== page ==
China (Civic space rating: Closed)
China is rates as closed by the CIVICUS Monitor. China’s dire human rights record is well documented both by Council mechanisms and by civil society. In the Hong Kong Special Administrative Region, the CIVICUS Monitor has documented an alarming regression of civic space since June 2019. CIVICUS calls on member and observer States of the Council to raise these concerns in relevant debates at the Council, particularly with the Special Rapporteur on freedom of peaceful assembly, with a view to supporting formal Council action if human rights obligations are not upheld.
Resolution on civic space
The impact of the COVID-19 pandemic on civil society space is impossible to overstate. Civil society was a target for the new restrictions introduced, which often went far further than could be justified in relation to the pandemic and threaten to outlast it. A robust and vibrant civil society is able to respond to the needs of the community in a crisis situation and plays a pivotal role in fighting disinformation and providing essential services. CIVICUS encourages states to co-sponsor the resolution on civil society space, and to highlight the critical role of civil society in emergencies – one which can be undermined by lack of access to resources, curtailment of fundamental freedoms, and a growing digital divide – and for the resolution to mandate examination and ways to address these key challenges.
State response to pandemics
The CIVICUS Monitor has consistently outlined challenges faced by civil society in terms of restrictions to fundamental freedoms precipitated by the pandemic. With sufficient and shared resources, the pandemic can and will be overcome. However, the ramifications of rollbacks in hard-fought gains in civil and political rights – whether willful or unwilful – could last for generations. Continued restrictions on civil society will curtail any chance of building back better. As the pandemic appears to be abating, it is by no means at an end, and the impact of pandemic response is likely to reverberate for years into the future. We therefore also call on States to support any Human Rights Council initiatives to continue this monitoring.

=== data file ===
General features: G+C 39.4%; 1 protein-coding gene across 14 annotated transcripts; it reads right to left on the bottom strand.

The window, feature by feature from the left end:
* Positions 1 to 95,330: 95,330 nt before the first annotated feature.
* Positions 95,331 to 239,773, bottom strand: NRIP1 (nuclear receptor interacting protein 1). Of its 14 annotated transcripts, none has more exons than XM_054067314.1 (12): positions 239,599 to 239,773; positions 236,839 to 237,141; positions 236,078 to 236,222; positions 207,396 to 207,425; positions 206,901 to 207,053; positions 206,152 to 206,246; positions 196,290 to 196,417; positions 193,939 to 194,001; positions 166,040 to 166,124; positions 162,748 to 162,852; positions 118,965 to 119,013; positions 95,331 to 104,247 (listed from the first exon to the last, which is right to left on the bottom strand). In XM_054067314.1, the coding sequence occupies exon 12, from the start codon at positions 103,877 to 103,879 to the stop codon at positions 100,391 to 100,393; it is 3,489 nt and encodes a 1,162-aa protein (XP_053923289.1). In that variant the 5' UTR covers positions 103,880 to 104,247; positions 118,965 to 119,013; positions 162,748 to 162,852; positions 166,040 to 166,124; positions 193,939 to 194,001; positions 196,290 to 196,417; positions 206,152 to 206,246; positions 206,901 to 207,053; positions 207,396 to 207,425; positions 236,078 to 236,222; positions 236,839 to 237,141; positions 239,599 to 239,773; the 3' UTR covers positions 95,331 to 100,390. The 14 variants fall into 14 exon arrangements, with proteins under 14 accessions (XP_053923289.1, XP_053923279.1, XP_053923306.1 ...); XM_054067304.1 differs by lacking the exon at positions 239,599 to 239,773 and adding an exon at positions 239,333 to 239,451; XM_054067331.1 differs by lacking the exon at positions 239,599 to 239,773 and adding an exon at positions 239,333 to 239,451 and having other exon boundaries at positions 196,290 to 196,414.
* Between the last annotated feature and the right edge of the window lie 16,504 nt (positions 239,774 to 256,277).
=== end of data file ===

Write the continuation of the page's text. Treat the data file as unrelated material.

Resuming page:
Freedom of peaceful assembly
The Special Rapporteur will present the mandate’s latest report on access to justice in the context of freedom of peaceful assembly. Over the last year, the CIVCICUS Monitor documented detention of protesters as one of the most common tactics being used by governing authorities to restrict the right to peaceful assembly. In this context, we are particularly concerned with Cambodia, India, Chad, and Poland.
Freedom of expression
The right to seek, receive and impart information is essential during a public health emergency. The special rapporteurs report on disinformation highlights a crucial challenge – that censorship and restrictions on access to information, including through the suppression or imposition of content relating to COVID-19 and the suspension of media outlets due to their COVID-19 coverage.
We call on States to raise specific countries of concern in their responses to the Special Rapporteur.
Argentina, Armenia, Austria, Bahamas, Bahrain, Bangladesh, Bolivia, Brazil, Bulgaria, Burkina Faso, Cameroon, China, Côte d'Ivoire, Cuba, Czech Republic, Denmark, Eritrea, Fiji, France, India, Gabon, Germany, Indonesia, Italy, Japan, Libya, Malawi, Marshall Islands, Mauritania, Mexico, Namibia, Nepal, Netherlands, Pakistan, Philippines, Poland, Republic of Korea, Russia, Senegal, Somalia, Sudan, Togo, Ukraine, United Kingdom, Uruguay, Uzbekistan, Venezuela
Civic space ratings from the CIVICUS Monitor